Photograph by Bob Daemmrich; illustration by Miles Donovan
It’s rare for a Democrat to walk to the back mike of the House and persuade his colleagues to change their minds. And for a freshman to do it? Unheard of. César Blanco had a chance to learn that early. During the House’s budget debate, he offered an amendment proposing that the DPS provide the Lege with updates on its border security efforts—an eminently reasonable idea that failed. By the final days of the session, though, Blanco clearly hadn’t got the memo about expectations for Democrats: he led another fight, and won.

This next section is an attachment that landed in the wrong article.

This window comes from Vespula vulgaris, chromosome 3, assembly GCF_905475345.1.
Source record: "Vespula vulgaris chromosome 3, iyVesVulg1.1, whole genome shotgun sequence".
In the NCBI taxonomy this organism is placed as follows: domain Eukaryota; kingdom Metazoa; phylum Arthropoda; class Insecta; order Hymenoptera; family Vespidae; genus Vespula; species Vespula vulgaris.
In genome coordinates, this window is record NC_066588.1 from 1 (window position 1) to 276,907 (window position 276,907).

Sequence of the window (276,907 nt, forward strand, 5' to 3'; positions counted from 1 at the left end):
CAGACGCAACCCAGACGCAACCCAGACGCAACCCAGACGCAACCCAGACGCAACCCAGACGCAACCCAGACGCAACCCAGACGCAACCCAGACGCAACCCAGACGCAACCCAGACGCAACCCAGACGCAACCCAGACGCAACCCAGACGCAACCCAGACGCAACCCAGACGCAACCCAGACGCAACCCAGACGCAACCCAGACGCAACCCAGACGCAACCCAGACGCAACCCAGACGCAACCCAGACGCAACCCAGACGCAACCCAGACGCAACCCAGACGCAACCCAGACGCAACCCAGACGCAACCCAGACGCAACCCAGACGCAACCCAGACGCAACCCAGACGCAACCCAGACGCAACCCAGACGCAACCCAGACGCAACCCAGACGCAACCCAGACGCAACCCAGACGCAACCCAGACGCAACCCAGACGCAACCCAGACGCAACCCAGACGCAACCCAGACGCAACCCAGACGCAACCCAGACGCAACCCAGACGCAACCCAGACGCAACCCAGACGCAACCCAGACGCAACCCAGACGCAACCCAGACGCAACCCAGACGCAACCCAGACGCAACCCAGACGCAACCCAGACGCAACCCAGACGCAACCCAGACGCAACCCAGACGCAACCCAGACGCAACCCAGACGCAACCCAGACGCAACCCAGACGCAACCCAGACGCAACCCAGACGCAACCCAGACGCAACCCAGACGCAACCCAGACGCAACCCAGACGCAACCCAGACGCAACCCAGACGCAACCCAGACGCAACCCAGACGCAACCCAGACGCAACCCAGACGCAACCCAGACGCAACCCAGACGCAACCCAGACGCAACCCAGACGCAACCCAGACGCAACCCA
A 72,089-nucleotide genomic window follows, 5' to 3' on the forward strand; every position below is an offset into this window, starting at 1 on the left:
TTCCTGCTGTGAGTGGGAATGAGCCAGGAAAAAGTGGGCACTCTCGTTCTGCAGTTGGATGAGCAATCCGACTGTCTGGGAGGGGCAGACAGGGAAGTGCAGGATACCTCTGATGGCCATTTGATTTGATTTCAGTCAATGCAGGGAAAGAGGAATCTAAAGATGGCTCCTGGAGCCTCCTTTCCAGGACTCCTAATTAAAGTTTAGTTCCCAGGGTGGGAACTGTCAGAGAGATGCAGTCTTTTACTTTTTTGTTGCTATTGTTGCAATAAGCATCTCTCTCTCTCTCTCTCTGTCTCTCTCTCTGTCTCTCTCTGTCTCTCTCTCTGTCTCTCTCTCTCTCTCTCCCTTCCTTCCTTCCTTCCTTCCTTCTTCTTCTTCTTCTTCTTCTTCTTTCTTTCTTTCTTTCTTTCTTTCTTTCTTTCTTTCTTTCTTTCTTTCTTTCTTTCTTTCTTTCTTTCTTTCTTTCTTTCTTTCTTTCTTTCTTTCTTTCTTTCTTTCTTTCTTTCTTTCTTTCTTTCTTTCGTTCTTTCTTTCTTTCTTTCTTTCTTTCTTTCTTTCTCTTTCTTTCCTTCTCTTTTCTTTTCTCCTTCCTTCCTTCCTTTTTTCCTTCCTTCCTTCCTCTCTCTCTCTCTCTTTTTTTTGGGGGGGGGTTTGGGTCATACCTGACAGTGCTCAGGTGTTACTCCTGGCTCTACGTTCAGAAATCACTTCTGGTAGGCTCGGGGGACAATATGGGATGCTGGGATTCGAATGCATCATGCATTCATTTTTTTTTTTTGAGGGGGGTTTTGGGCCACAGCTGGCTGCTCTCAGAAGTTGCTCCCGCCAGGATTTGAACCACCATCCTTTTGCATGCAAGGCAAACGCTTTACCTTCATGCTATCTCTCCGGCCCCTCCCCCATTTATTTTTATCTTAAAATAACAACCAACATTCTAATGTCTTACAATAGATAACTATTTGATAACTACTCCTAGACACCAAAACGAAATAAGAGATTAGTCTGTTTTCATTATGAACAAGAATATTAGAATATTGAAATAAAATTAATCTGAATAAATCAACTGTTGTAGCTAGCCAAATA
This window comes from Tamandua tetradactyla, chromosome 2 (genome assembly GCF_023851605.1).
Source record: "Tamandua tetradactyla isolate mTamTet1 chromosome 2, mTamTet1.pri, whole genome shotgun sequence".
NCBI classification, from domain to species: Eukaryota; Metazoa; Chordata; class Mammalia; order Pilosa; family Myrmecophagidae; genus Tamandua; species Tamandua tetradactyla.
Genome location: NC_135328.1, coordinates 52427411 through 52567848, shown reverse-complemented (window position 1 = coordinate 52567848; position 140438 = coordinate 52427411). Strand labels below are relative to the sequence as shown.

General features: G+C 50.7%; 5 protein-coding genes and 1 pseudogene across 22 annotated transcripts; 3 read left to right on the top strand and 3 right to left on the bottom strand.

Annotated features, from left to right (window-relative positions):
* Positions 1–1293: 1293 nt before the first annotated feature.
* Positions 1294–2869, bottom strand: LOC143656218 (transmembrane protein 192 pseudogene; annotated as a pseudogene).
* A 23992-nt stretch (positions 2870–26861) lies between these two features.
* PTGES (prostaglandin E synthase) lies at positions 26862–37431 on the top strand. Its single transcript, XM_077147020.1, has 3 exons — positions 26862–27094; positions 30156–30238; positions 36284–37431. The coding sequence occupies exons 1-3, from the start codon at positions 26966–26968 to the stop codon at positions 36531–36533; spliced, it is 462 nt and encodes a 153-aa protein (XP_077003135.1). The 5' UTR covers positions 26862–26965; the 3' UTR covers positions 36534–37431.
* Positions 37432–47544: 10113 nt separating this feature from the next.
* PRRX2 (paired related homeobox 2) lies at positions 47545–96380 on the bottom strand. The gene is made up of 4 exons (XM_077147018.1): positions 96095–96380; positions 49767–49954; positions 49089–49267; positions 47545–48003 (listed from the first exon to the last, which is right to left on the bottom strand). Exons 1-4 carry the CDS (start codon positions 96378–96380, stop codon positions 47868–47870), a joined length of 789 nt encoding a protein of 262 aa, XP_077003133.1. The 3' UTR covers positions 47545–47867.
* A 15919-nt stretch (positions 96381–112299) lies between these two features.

At issue this time was the Hazlewood Act, which promised free tuition at public universities to Texas veterans or their dependents. The Senate had passed a bill proposing tighter eligibility standards to control costs. When the bill arrived in the House, Blanco, who had served in the Navy, objected with relentless calm. The state had made a promise to all veterans, he argued. The Lege had no right to renege. Crucially, he was not alone in the effort. But what ultimately carried the day was Blanco’s unblinking opposition. He kept at it until he wore down John Zerwas, the chair of Higher Ed, who accepted an amendment that effectively cancelled the reforms, and the House—unanimously—approved the change. Maybe it was just a glitch in the matrix. But Blanco, interestingly, was pleased rather than surprised. Sometimes, as the saying goes, fortune favors the bold.